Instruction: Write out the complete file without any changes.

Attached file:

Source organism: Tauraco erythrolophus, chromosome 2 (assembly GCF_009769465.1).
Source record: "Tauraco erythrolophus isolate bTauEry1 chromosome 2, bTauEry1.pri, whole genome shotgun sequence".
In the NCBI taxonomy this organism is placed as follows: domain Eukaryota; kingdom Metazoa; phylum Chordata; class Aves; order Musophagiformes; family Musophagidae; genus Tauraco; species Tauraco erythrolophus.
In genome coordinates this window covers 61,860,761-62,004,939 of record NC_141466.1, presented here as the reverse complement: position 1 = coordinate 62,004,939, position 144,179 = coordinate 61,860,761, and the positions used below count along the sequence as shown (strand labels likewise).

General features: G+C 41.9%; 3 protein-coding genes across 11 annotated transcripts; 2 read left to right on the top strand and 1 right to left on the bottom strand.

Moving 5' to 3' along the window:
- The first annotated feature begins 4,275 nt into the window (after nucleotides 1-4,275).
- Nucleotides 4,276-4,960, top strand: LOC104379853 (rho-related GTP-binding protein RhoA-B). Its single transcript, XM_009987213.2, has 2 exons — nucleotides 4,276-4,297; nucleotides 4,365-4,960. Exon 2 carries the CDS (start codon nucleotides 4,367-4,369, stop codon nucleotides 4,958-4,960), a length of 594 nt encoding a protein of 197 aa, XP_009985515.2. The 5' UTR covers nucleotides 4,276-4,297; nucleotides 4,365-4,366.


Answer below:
Source organism: Tauraco erythrolophus, chromosome 2 (assembly GCF_009769465.1).
Source record: "Tauraco erythrolophus isolate bTauEry1 chromosome 2, bTauEry1.pri, whole genome shotgun sequence".
In the NCBI taxonomy this organism is placed as follows: domain Eukaryota; kingdom Metazoa; phylum Chordata; class Aves; order Musophagiformes; family Musophagidae; genus Tauraco; species Tauraco erythrolophus.
In genome coordinates this window covers 61,860,761-62,004,939 of record NC_141466.1, presented here as the reverse complement: position 1 = coordinate 62,004,939, position 144,179 = coordinate 61,860,761, and the positions used below count along the sequence as shown (strand labels likewise).

General features: G+C 41.9%; 3 protein-coding genes across 11 annotated transcripts; 2 read left to right on the top strand and 1 right to left on the bottom strand.

Moving 5' to 3' along the window:
- The first annotated feature begins 4,275 nt into the window (after nucleotides 1-4,275).
- Nucleotides 4,276-4,960, top strand: LOC104379853 (rho-related GTP-binding protein RhoA-B). Its single transcript, XM_009987213.2, has 2 exons — nucleotides 4,276-4,297; nucleotides 4,365-4,960. Exon 2 carries the CDS (start codon nucleotides 4,367-4,369, stop codon nucleotides 4,958-4,960), a length of 594 nt encoding a protein of 197 aa, XP_009985515.2. The 5' UTR covers nucleotides 4,276-4,297; nucleotides 4,365-4,366.